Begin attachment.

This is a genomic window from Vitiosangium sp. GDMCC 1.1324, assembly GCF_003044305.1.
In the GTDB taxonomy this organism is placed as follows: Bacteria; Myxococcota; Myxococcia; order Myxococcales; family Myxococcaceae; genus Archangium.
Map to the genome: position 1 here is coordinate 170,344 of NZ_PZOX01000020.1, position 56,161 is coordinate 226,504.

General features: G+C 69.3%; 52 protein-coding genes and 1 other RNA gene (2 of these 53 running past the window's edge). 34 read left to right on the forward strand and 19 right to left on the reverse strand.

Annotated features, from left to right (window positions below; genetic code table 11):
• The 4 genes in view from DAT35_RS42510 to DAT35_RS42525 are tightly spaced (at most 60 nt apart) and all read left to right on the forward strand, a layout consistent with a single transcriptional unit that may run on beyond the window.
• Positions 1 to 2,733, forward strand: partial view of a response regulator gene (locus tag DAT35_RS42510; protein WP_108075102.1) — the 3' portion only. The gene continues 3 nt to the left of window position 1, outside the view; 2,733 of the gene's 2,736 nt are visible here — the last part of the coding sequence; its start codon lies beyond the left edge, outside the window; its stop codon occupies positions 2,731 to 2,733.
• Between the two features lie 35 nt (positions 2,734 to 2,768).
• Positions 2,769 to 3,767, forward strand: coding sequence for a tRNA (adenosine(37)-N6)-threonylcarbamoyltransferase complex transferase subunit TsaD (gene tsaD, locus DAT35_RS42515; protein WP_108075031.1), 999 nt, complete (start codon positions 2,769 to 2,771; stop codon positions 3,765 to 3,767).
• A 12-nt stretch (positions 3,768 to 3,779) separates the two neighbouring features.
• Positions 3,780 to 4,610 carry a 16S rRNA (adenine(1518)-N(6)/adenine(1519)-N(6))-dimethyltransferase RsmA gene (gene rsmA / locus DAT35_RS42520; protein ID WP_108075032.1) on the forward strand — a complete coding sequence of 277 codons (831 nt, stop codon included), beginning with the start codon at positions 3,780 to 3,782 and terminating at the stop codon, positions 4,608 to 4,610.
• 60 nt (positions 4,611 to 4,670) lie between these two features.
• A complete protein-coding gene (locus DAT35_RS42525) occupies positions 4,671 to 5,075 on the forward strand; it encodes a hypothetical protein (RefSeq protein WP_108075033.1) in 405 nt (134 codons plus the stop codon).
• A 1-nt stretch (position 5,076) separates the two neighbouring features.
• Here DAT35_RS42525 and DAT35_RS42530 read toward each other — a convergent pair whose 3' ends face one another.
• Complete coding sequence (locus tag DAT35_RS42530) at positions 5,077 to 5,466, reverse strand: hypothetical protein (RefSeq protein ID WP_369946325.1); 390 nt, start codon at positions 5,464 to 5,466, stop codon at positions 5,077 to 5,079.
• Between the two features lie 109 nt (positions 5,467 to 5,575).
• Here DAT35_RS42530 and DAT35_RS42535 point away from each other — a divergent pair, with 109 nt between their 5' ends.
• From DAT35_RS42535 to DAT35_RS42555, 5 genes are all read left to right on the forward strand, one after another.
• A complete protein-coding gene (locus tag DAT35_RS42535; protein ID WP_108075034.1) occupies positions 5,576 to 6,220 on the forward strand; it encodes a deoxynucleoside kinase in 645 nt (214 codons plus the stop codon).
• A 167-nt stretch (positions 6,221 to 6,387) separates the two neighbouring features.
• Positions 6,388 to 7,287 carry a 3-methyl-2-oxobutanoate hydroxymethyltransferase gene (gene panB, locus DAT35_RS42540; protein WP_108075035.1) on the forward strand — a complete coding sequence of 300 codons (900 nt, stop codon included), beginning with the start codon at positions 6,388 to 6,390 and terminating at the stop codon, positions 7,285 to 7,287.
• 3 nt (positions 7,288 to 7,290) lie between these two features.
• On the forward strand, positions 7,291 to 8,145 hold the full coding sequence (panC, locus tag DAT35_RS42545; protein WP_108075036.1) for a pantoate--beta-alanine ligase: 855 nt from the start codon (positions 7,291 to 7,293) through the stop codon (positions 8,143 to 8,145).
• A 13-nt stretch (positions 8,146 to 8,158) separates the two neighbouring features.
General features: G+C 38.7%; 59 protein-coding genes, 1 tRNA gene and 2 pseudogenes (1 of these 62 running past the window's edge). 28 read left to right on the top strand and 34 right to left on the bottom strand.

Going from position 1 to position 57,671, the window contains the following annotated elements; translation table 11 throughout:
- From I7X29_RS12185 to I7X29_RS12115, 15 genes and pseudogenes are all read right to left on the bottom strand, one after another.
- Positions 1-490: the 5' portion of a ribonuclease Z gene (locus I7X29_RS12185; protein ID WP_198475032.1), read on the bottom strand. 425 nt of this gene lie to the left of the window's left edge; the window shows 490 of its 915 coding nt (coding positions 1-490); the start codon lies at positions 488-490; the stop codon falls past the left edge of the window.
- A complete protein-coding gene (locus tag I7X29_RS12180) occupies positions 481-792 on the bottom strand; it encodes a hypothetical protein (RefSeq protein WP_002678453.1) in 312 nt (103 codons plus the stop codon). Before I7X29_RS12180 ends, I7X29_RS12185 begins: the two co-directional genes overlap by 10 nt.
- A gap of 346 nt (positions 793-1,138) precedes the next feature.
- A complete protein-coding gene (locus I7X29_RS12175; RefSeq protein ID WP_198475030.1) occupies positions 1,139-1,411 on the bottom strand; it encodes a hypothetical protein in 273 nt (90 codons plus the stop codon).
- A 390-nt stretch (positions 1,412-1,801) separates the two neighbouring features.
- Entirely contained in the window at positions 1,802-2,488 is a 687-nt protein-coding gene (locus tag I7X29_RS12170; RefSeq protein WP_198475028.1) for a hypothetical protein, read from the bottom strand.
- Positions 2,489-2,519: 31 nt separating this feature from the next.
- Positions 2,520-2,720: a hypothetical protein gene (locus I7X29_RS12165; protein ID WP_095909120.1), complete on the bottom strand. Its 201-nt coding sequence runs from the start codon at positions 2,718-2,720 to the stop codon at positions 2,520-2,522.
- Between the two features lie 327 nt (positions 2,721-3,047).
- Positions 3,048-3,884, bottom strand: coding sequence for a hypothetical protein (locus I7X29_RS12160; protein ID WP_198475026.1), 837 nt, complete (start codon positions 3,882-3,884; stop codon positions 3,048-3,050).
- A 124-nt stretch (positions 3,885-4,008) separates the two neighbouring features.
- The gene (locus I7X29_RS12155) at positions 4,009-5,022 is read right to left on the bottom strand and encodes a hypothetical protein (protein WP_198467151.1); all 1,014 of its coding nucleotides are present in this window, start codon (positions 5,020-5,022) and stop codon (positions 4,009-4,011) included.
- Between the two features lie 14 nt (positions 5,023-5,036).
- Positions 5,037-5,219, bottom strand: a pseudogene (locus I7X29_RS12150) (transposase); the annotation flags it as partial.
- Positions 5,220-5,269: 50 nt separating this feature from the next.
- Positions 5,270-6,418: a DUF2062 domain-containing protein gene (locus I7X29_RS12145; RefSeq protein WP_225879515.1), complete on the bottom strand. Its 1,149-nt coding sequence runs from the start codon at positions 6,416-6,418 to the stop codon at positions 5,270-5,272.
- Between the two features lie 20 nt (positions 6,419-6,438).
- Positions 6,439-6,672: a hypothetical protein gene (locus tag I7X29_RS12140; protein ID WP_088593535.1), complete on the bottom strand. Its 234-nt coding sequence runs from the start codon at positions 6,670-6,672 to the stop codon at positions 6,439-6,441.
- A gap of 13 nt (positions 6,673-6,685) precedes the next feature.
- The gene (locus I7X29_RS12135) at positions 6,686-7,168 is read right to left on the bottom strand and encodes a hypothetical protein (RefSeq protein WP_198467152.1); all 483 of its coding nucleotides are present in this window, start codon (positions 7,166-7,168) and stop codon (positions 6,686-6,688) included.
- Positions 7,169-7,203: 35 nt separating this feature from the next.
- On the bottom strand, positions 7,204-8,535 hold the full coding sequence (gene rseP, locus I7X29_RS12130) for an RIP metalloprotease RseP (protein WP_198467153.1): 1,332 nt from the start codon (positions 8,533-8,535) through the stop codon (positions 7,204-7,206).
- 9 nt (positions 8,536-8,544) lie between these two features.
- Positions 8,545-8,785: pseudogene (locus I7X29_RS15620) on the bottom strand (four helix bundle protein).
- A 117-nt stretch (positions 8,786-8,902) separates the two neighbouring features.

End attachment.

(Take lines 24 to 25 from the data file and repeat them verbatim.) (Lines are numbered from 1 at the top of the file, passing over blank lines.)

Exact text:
• On the forward strand, positions 7,291 to 8,145 hold the full coding sequence (panC, locus tag DAT35_RS42545; protein WP_108075036.1) for a pantoate--beta-alanine ligase: 855 nt from the start codon (positions 7,291 to 7,293) through the stop codon (positions 8,143 to 8,145).
• A 13-nt stretch (positions 8,146 to 8,158) separates the two neighbouring features.